Words & photography by Abi Butcher
“This dust storm has been a nightmare," says farmer Karen Luza, as she boils a dusty kettle in her outdoor kitchen and fills a thermos flask, being careful not to waste a drop of energy or water in the process. There’s no tap here, no electricity switches to flick — one thermos keeps water hot for coffee all morning long.
Just watching Karen’s routine, a carefully orchestrated version of my own morning spent showering, teeth brushing, coffee making and even throwing away my dog’s 24-hour old water to replenish it with fresh, makes me feel ashamed.
"There’s no tap here, no electricity switches to flick — one thermos keeps water hot for coffee all morning long."
I’m in middle of the Atacama, the highest and driest desert on earth, where farmers scratch a living among the dry river valleys and dust storms, fighting for the rights to use their own, precious water. The day I arrived, an immense storm was blowing sand across the plains, confining tourists to barracks and me to my bedroom in the Tierra de Atacama hotel, with its glorious views of the Licancabur Volcano on the border with Bolivia.
The hotel, like so many in the area of San Pedro, has its own spa and pool, which seems at odds with the desert, although there are signs in the rooms asking clients to conserve water — and to limit their use of disposable plastic by refilling the tin water bottles provided on arrival. Solar panels provide enough energy for Tierra Atacama’s daytime operations, and waste water from the bathrooms, kitchen and spa is recycled to wash cars, irrigate the gardens and such like.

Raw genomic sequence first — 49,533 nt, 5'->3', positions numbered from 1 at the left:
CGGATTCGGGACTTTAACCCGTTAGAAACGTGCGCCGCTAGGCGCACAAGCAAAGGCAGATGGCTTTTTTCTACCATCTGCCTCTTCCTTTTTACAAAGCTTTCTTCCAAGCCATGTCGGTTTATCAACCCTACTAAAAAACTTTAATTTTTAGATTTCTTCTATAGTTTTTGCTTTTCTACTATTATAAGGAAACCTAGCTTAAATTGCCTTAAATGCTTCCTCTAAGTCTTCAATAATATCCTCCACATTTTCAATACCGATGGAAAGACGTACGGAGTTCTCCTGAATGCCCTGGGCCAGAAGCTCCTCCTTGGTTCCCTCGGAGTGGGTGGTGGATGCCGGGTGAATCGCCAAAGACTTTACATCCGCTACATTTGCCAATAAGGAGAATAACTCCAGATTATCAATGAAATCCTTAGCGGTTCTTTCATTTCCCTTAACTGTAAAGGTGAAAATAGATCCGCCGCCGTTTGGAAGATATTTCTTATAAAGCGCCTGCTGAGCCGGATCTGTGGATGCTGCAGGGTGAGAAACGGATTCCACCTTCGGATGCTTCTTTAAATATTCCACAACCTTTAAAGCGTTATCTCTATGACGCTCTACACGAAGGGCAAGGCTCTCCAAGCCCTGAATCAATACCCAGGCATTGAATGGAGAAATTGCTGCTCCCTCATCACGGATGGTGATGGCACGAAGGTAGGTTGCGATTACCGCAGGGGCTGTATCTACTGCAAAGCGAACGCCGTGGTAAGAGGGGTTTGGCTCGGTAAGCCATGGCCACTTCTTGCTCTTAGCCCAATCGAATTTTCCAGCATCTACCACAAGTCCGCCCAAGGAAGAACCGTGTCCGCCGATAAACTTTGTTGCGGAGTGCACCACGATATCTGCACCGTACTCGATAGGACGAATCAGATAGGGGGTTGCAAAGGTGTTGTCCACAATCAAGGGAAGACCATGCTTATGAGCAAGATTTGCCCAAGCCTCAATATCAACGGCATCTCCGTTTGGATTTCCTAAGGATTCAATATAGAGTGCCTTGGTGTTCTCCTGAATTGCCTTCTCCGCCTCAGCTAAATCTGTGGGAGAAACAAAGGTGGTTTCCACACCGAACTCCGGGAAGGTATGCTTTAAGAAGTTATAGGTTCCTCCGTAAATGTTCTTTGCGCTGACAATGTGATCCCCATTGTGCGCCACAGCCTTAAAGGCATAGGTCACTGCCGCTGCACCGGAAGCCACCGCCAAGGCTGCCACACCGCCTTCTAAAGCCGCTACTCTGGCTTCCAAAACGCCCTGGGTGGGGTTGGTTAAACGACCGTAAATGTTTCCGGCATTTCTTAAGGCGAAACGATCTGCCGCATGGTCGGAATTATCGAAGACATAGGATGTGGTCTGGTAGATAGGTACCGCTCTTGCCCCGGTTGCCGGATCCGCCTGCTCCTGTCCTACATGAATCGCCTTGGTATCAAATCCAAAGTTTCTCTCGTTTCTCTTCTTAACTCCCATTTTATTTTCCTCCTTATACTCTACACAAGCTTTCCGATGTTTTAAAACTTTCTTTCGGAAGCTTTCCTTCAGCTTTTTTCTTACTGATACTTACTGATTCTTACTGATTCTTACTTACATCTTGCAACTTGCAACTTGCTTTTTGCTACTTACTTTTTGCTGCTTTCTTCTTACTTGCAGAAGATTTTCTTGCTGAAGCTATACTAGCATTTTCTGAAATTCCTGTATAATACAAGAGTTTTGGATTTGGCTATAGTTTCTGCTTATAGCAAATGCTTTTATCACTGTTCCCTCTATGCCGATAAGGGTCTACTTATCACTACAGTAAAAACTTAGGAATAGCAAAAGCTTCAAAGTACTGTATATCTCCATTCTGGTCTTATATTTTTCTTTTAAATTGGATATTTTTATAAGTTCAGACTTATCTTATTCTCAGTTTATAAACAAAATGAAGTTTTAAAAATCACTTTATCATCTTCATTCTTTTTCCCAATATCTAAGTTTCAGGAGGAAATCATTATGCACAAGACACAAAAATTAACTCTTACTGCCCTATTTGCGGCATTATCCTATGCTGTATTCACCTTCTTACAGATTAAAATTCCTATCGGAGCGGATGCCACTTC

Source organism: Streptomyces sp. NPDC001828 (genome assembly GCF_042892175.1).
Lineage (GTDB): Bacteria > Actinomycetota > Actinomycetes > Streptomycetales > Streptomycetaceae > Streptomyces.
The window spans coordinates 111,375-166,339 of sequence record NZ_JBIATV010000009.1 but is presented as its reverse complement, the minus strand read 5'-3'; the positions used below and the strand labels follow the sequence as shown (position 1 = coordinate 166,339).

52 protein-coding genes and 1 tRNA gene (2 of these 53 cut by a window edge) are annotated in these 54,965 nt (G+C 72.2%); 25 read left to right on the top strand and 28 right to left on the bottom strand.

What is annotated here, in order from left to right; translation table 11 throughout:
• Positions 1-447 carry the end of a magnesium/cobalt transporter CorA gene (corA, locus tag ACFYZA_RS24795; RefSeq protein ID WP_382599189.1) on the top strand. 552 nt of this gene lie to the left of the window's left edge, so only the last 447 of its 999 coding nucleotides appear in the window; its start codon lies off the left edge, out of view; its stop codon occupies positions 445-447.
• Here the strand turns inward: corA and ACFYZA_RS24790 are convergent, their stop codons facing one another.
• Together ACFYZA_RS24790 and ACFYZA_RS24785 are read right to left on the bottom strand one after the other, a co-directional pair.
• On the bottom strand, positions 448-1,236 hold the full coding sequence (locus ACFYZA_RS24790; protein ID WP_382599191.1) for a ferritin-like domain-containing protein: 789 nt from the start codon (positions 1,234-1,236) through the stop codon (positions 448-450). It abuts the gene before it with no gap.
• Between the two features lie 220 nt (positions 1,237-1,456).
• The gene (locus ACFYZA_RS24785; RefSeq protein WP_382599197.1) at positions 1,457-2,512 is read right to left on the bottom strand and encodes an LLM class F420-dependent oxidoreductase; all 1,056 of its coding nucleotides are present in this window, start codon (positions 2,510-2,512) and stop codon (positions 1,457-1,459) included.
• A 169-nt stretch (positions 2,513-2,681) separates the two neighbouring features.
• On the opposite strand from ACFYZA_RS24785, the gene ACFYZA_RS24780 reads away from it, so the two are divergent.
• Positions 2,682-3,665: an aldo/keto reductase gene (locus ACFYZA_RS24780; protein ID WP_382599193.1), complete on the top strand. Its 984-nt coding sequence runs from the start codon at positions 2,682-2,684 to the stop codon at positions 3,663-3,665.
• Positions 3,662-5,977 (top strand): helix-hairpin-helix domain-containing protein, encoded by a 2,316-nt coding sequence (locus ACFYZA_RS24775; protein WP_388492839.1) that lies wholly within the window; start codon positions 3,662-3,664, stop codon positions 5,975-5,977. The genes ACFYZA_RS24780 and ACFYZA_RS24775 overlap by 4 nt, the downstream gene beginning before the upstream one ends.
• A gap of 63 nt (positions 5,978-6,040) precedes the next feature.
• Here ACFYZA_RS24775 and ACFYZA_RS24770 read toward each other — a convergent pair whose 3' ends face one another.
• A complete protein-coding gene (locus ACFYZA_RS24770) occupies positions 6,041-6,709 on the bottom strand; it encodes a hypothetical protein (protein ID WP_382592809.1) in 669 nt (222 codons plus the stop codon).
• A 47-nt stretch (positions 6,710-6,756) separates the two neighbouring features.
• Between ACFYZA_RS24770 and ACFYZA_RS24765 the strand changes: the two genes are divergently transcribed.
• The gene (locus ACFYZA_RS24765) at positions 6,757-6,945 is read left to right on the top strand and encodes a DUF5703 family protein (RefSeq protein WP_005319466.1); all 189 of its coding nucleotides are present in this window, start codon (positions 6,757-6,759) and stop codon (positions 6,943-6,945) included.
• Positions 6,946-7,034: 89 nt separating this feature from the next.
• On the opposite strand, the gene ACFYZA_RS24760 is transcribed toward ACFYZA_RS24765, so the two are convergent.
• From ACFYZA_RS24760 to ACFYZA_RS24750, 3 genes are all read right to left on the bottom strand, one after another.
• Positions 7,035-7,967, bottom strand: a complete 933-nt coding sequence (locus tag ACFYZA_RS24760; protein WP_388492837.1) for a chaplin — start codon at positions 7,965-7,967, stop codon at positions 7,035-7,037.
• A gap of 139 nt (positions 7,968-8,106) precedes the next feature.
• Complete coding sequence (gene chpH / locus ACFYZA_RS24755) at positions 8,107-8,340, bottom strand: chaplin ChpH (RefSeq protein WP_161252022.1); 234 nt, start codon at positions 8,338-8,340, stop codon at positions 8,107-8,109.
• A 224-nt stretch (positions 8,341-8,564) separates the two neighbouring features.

This hotel is one of the good guys: many are not, and where water is life here in the desert Atacamans have long fought each other over this most precious of commodities, as elsewhere in Chile. This country’s long history with mining — of copper, saltpeter (potassium nitrate, used in gunpowder and agricultural fertilisers) and latterly lithium — all relies heavily on the use of water.
Lithium is supposed to be the solution to all our environmental problems, the ions are used in rechargeable batteries for phones, cameras, laptops and so-called “green cars", but at what cost? This mineral, dubbed ‘white gold’, is evaporated from brine extracted from deep underground, with every tonne of lithium requiring the evaporation of around 500,000 gallons of water.
The mining of this so-called "green" energy source is reaping destruction on the landscape of the Atacama Desert and the local ecosystem. When I visited earlier this year, locals told me flamingos are leaving their breeding grounds, some lagoons have already dried into salt flats and those that remain have altered mineral content, as the mines return some of the water used in the mining process back to the salt flat. The knock-on effects of mining anywhere in the world are startling — in the Atacama they're heartbreaking.
"In the distance, behind where the flamingos filter the water, the lithium mines are booming and belching smoke…"